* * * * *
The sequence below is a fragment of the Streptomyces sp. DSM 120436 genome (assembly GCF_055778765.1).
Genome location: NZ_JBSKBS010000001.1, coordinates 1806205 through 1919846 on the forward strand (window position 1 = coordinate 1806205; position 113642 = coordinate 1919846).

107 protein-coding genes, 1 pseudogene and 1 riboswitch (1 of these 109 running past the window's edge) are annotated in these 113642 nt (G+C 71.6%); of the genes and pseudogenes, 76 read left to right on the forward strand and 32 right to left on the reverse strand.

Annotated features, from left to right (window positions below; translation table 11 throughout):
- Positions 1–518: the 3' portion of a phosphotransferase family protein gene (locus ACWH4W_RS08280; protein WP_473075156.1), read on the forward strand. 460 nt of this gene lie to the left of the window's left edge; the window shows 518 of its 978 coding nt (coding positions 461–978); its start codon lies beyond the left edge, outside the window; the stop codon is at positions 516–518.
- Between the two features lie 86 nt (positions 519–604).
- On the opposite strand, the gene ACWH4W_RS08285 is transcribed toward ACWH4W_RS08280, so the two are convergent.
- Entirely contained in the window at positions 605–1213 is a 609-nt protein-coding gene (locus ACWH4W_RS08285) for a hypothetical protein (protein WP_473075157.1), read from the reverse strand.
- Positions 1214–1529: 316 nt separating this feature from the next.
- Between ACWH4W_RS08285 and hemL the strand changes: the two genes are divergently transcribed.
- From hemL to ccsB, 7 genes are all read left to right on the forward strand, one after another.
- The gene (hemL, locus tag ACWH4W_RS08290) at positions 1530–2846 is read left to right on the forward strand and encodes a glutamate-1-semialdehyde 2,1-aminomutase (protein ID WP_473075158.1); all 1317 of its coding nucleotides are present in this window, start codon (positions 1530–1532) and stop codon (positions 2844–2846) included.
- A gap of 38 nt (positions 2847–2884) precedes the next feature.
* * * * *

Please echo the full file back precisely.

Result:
The sequence below is a fragment of the Streptomyces sp. DSM 120436 genome (assembly GCF_055778765.1).
Genome location: NZ_JBSKBS010000001.1, coordinates 1806205 through 1919846 on the forward strand (window position 1 = coordinate 1806205; position 113642 = coordinate 1919846).

107 protein-coding genes, 1 pseudogene and 1 riboswitch (1 of these 109 running past the window's edge) are annotated in these 113642 nt (G+C 71.6%); of the genes and pseudogenes, 76 read left to right on the forward strand and 32 right to left on the reverse strand.

Annotated features, from left to right (window positions below; translation table 11 throughout):
- Positions 1–518: the 3' portion of a phosphotransferase family protein gene (locus ACWH4W_RS08280; protein WP_473075156.1), read on the forward strand. 460 nt of this gene lie to the left of the window's left edge; the window shows 518 of its 978 coding nt (coding positions 461–978); its start codon lies beyond the left edge, outside the window; the stop codon is at positions 516–518.
- Between the two features lie 86 nt (positions 519–604).
- On the opposite strand, the gene ACWH4W_RS08285 is transcribed toward ACWH4W_RS08280, so the two are convergent.
- Entirely contained in the window at positions 605–1213 is a 609-nt protein-coding gene (locus ACWH4W_RS08285) for a hypothetical protein (protein WP_473075157.1), read from the reverse strand.
- Positions 1214–1529: 316 nt separating this feature from the next.
- Between ACWH4W_RS08285 and hemL the strand changes: the two genes are divergently transcribed.
- From hemL to ccsB, 7 genes are all read left to right on the forward strand, one after another.
- The gene (hemL, locus tag ACWH4W_RS08290) at positions 1530–2846 is read left to right on the forward strand and encodes a glutamate-1-semialdehyde 2,1-aminomutase (protein ID WP_473075158.1); all 1317 of its coding nucleotides are present in this window, start codon (positions 1530–1532) and stop codon (positions 2844–2846) included.
- A gap of 38 nt (positions 2847–2884) precedes the next feature.